#1
ok first of all i looked but i wasnt positive as to where i should put this thread but i hope here is ok, now then, i have been trying to learn improvisation lately, ive tried sitting down with my bass n just messin with somethings and ive tryed learning some music theory (which i completely didnt understand) and i was wondering if anyone has some lesson books or dvds that they have used and they think would help me out. thanks alot. peace , good things.
#2
When I just sit down and play, I like playing funk cause its so much more exciting and fun to play than pop puink or blues. Learn the notes on the fretboard and improvising will become much more easy.

And when you sit down to play, just play the next fret that feels natural. I've managed to go on for about 45mins doing this before I needed a toilet break and lost my flow.

Improvising by yourself is probably the best way to think of new bass lines. And improvising with a guitarist is the best way to write a song, so long as you have a good relationship, good relationships help with jamming because you feel so much more connected.

And oh yeah, screw the music theory. Play what sounds good, not what's "technically correct" to rules that were invented 150-200 odd years ago.

Also if you mess up in playing summit, just carry on, do NOT stop. If you stop, you won't be able to start well again.
#3
Music theory isnt about whats 'technically correct'! It can help to teach you which notes will sound good together, and in which contexts. If you learn keys and notes on the fretboard, it WILL help. Nobody ever said you have to stick rigidly to these guides though.
#5
Quote by ozzyisagenious
so learn like what frett to play G-A-B-E and stuff like that, then just mess around????

Yes, learn what sounds harmonic and than variate and mess around.
Good plan to me
\\>Viva Los Tioz<//
#6
Quote by Jonnomainman


And oh yeah, screw the music theory. Play what sounds good, not what's "technically correct" to rules that were invented 150-200 odd years ago.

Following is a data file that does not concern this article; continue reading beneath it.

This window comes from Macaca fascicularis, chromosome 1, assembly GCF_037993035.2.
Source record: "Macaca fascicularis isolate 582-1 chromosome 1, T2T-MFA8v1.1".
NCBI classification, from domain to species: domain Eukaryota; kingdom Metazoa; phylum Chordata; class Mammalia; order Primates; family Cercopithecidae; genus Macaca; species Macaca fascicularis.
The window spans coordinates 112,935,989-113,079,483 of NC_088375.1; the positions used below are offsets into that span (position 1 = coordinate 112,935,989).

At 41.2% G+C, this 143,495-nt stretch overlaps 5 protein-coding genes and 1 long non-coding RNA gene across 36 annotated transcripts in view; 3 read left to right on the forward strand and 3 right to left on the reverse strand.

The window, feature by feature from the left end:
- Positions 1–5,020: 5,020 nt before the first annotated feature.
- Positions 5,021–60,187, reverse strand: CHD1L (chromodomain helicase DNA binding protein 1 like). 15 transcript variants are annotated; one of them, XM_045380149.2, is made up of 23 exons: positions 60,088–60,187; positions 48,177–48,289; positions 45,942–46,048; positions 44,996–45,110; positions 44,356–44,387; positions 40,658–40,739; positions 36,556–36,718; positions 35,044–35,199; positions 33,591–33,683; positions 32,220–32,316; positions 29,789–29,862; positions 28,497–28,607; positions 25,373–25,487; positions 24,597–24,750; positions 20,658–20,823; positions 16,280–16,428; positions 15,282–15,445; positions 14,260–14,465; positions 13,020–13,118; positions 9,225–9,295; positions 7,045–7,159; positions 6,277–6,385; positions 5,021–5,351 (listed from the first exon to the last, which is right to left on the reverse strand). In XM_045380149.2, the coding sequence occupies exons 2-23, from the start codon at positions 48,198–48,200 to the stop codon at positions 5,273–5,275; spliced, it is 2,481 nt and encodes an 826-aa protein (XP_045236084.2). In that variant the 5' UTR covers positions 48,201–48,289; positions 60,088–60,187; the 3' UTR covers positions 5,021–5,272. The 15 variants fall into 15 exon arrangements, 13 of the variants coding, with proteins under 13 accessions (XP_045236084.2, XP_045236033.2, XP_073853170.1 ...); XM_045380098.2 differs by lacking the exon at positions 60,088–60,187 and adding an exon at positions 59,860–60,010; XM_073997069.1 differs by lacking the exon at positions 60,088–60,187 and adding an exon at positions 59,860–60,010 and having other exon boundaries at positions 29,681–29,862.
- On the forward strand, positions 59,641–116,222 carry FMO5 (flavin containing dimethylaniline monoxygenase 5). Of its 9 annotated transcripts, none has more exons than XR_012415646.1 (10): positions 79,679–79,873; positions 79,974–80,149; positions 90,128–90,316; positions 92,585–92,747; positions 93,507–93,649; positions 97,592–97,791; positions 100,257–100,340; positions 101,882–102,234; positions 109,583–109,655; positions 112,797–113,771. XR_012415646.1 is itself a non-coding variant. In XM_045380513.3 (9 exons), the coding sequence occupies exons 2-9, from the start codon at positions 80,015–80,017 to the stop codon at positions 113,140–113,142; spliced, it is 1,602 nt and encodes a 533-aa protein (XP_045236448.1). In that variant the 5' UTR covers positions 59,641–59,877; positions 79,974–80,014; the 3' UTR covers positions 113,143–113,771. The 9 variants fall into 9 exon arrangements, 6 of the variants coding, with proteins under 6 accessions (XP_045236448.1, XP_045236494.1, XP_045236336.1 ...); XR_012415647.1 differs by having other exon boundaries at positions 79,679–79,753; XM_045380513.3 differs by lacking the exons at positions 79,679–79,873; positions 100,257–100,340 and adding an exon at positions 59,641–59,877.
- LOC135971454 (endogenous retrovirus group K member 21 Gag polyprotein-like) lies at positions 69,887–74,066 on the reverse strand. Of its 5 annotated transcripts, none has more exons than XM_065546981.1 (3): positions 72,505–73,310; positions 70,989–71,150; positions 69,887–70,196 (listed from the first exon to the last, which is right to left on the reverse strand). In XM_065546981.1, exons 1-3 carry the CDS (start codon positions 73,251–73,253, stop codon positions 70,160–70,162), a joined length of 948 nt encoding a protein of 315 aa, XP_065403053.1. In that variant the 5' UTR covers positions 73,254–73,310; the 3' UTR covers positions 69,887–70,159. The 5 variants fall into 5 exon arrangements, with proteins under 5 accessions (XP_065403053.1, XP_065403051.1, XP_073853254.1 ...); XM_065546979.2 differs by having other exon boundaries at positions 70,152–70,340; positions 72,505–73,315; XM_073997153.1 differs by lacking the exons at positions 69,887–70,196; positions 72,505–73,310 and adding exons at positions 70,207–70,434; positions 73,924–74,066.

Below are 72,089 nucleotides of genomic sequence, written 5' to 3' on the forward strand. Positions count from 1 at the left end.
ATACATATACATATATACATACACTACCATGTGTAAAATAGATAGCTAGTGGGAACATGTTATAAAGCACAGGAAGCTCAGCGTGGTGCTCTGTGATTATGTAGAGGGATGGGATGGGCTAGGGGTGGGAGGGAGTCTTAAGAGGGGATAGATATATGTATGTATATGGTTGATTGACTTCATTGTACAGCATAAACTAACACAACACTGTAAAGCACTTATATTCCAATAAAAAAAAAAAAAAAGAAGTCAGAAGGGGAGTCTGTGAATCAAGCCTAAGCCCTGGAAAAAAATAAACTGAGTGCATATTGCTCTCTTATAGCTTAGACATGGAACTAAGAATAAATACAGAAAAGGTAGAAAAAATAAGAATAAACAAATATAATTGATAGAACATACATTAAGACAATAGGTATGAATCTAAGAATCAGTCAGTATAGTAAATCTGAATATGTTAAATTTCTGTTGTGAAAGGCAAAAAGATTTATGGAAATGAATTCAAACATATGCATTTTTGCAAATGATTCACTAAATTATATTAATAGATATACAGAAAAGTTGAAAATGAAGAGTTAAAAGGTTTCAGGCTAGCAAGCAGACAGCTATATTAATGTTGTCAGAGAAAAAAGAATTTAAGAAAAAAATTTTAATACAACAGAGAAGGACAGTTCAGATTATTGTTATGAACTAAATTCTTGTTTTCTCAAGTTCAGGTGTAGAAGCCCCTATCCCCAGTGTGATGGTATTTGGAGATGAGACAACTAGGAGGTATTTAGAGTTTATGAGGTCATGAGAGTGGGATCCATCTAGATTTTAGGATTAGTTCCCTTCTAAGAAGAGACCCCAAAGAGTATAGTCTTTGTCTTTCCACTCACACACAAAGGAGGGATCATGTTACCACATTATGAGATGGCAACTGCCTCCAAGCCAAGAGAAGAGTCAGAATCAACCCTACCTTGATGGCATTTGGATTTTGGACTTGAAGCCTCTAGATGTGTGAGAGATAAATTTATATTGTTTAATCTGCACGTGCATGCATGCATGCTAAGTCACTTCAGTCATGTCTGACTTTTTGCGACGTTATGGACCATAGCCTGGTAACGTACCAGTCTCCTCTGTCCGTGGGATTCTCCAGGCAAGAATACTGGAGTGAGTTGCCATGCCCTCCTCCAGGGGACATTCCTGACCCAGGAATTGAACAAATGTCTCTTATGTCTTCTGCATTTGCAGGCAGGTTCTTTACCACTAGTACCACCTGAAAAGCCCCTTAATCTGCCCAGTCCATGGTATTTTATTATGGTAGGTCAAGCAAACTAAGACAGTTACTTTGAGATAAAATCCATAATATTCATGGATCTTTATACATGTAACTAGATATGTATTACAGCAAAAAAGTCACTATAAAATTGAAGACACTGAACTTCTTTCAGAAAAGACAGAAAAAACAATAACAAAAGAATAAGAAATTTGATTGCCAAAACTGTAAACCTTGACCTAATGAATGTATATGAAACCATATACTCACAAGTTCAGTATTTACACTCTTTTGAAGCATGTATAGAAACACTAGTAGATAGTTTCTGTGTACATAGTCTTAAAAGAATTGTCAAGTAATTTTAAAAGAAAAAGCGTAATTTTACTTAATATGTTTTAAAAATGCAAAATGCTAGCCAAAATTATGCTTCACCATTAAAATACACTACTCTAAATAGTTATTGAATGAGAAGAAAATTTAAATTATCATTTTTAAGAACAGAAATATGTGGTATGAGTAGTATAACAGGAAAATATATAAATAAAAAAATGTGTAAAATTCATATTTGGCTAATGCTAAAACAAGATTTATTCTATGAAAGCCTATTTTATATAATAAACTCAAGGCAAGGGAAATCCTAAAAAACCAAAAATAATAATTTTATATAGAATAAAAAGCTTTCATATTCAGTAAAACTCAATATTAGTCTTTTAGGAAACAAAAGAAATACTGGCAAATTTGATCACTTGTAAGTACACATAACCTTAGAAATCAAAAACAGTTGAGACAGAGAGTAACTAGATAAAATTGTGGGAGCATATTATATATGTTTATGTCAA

Your advice was perfect up until this statement. I'm of the opinion you need to know the rules in order to break them properly. if you learn your theory, you dont need to "mess around" until it sounds good - you KNOW what will sound good. Improv is about thinking ahead - what notes am i going to play in the next bar? Should i stay in this position, shoud i slide up to the octave? or perhaps down to the relative minor? Should i stay in Pentatonic or move to Major or Blues? Should i speed up the rhythm or slow it down, what notes SHOULDN'T i play, what happens if i ghost that note instead of fretting it, how does it change the feel of the line?

there is nothing like jamming on your own to a drum track (apart from having a drummer and a guitarist that it!!), it helps in your playing so much.

when i jam, i try an centre it around a theme, so i will revist the same bassline often in the jam.. i think of it as a theme, the main flavour of the jam, and then i embelish it to buggery. use lots of techniques, hammers, pulls, trills, a few pops here and there, double stops etc..

i find playing with a drum track helped my improv play hugely, it's gives you something to lock in with.


and one more thing, when it comes to groove.. Ghose notes are your friend

good luck, post some stuff up if you want and we can let you know what it's like


edit: as i am so nice, i'm posting a drum track i created h e r e for you all to download and jam to. Hope you all enjoy it
Last edited by Applehead at Jun 25, 2006,
#7
both approaches can work well, but in the context of a band, to solo you really need to be able to stick to the chord symbols

i don't mean rigidly to the chords, passing notes and all are well and good, but if you listen to the greats soloing, usually you can clearly hear when they change chord, even without the acompaniment...

if you had no idea what chord symbols, passing notes etc are, then it's probably worth thinking about finding a teacher, or at least a friend who can teach you about theory, it's well worth it!! and yes, learning the fretboard is very good too
#9
k thanks ill learn some scales n such but trying to learn theory without a teacher is hard like im so confused by it. but i guess ill get through it
#10
Well at this point, if you haven't found that you have the gift of playing good improv (Billy Sheehan has it), I would just quit. Put the bass down and go find something else.

Haha.

Do you know all your scales? Maybe try on working scales into your improvs and switching them, or using that Hopscotch method. There's a lesson on UG about that.
#11
learn about Keys. U can't improvise if you don't know what key you are in.learn about the modes of each key.
#13
Music theory is the rules.

you can't break em without knowing them

you're playing a minor penatonic and suddenly you hit a note that sounds good but you KNOW isnt in the scale. lets say you're in G blues. this note is C#. you're 100% its not in the minor scale. well youre right, its not in the minor, its in the blues scale. just by hitting a note by accident you're learning theory. i know this gave ME a good feeling, because ive learned something, and from then ive been studying theory religously to learn more aand be able to write better songs and for hundreds of reasons that i dont feel like listing.

thats what i believe when someone says e "Why Theory?" if you catch my drift.